A question confronting many churches is their duty to recognize the excommunication of another church. Christian literature has traditionally held that refusing to recognize the discipline of another church is to refuse to recognize that church's legitimacy. An excommunication can only be lifted by those who impose it or by a recognized higher authority. Aquinas for example addresses specifically the case of a person who is excommunicated for something they objectively did not do and still holds that everyone is bound to recognize the excommunication until it is licitly lifted (including the person excommunicated). ^[9]^

In practice excommunication seems to be subdenominational in effect. In the broader community Churches that recognize one another's discipline are referred to as Sister Churches

However, there is a growing and prevailing tendency toward disrespect among the Lord’s churches for the disciplinary authority of sister churches. The autonomy and independence of the local church should never be infringed upon by any external power, and we need to remember that church independence does not include the right for a church to ignore the disciplinary authority of churches of like faith and order....It is possible for a church to err in its practice of excessive discipline, but it is not likely. Moreover, no sister church is better qualified to judge in the matter than the church that administered the discipline.^ [10]^ Reformed church's that recognize one another's authority in this matter are said to have Fraternal Relations (in particular the North American Presbyterian and Reformed Council (NAPARC)).

However some US Baptist disagree and argue that an excommunication as no supernatural effect, Pertaining only to matters upon earth. The church cannot open and close the doors of heaven at will. Only Christ "openeth, and no man shutteth; and shutteth, and no man openeth" (Rev. 3:7) and more directly that Pertaining only to matters within a given church; i.e., there can be no inter-church discipline. ^[11]^

Another very serious question confronting churches is their legal duty to protect the privacy of its members and to refrain from interfering with the privacy of non-members. Both state and federal courts, including the United States Supreme Court, have addressed the question of church discipline in the context of tort liability.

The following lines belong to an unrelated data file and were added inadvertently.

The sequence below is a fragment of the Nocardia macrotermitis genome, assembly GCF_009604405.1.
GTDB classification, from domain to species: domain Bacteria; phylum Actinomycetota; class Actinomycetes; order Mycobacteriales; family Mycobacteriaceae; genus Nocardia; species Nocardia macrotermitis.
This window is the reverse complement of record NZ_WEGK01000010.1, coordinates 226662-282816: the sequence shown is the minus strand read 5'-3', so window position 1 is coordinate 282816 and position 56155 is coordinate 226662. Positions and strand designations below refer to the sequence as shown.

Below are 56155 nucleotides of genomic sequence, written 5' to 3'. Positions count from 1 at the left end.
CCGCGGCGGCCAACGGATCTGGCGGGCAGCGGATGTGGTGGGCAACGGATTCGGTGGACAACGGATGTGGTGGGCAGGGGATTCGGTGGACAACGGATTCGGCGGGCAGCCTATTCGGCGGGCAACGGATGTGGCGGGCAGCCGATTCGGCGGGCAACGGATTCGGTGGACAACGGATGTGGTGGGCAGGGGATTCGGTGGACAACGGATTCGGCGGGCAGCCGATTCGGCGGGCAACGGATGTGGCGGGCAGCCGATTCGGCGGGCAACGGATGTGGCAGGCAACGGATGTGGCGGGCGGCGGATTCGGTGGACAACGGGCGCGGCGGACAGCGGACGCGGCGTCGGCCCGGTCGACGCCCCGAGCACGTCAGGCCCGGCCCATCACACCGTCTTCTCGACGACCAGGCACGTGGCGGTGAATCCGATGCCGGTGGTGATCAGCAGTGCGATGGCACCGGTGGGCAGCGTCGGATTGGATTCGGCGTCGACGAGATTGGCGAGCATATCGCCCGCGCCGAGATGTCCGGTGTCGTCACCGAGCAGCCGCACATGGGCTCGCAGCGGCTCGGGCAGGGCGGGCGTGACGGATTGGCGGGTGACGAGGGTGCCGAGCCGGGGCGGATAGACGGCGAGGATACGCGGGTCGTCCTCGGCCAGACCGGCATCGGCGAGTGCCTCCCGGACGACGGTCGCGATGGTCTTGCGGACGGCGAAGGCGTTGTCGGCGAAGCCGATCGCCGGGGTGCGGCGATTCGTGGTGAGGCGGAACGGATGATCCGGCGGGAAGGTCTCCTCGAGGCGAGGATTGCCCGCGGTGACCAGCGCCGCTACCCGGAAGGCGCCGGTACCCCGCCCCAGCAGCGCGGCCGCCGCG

One tort often alleged by a disciplined party is defamation. Defamation involves the intentional "publication" of a false fact to persons other than the plaintiff. "Publication" is a legal term that can include dissemination of a fact by any means. Truth is an absolute defense to allegations or defamation, so a true statement will never give rise to liability. However, if the statement asserts a spritual or doctrinal point that is not clearly "true" or "false", the court is essentially being asked to determine the truth or falsehood of a religious belief. For this reason, courts routinely refuse to hear such cases citing the protections and prohibitions in the First Amendment. However, some courts have agreed to decide defamation cases involving churches based on technicalities of tort law.

Another tort often alleged is invasion of privacy. This legal theory requires the plaintiff to prove that the church disclosed personal and private facts to others in a manner that a reasonable person would find highly offensive. This cause of action, where available, exposes the church to potential liability especially when church discipline involves matters of sexual behavior such as fornication, adultery and homosexuality.